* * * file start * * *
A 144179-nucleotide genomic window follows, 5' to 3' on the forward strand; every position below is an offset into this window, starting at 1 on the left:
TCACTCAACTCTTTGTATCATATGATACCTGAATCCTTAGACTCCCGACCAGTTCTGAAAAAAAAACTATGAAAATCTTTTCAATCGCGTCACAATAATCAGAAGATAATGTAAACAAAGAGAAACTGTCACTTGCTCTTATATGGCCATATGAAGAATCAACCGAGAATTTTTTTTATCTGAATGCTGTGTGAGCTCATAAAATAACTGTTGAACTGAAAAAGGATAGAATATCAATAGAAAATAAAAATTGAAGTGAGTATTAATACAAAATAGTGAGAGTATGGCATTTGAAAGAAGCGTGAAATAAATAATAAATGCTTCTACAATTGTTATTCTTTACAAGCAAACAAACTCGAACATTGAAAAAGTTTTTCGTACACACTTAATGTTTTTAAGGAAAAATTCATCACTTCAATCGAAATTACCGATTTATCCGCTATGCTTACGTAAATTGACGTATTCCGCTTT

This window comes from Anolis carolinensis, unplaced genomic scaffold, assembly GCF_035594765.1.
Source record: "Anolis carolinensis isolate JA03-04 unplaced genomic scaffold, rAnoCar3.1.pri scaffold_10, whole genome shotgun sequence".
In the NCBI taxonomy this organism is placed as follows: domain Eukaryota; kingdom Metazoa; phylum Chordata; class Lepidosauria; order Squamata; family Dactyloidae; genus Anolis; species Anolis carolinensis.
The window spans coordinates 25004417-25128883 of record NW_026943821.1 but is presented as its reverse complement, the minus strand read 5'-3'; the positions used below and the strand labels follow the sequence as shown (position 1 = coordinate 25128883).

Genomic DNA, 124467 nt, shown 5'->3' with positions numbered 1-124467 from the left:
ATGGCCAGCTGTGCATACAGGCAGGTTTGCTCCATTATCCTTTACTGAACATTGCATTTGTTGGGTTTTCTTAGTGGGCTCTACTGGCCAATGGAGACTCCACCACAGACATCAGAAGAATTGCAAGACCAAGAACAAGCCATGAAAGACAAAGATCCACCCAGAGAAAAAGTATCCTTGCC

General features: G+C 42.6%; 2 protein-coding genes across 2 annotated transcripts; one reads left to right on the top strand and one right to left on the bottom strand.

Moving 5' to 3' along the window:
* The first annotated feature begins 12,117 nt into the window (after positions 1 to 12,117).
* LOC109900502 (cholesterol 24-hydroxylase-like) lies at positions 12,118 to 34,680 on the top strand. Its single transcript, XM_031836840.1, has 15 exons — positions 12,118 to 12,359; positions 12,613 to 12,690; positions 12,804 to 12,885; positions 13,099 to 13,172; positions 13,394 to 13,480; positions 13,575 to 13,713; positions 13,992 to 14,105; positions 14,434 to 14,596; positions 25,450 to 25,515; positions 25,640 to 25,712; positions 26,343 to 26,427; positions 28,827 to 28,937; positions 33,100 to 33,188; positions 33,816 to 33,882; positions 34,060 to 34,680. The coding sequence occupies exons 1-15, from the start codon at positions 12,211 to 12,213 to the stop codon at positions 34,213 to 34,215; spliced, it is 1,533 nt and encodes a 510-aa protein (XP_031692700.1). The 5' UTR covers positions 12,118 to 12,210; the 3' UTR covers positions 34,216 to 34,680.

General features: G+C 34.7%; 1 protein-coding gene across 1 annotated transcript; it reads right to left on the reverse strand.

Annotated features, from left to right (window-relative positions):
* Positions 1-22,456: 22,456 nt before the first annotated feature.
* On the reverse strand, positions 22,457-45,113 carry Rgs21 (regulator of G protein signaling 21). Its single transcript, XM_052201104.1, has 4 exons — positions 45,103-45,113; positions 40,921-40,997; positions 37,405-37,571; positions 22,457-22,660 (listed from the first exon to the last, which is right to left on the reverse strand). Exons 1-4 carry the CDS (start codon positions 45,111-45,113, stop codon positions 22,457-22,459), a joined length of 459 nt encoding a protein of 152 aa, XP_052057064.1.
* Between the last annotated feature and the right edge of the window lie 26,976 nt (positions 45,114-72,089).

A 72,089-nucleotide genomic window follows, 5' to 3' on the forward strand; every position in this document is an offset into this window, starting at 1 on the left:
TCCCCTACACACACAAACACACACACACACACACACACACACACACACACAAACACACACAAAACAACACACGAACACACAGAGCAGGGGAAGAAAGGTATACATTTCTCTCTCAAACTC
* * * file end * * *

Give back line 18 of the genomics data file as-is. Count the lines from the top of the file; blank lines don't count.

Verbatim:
A 72,089-nucleotide genomic window follows, 5' to 3' on the forward strand; every position in this document is an offset into this window, starting at 1 on the left: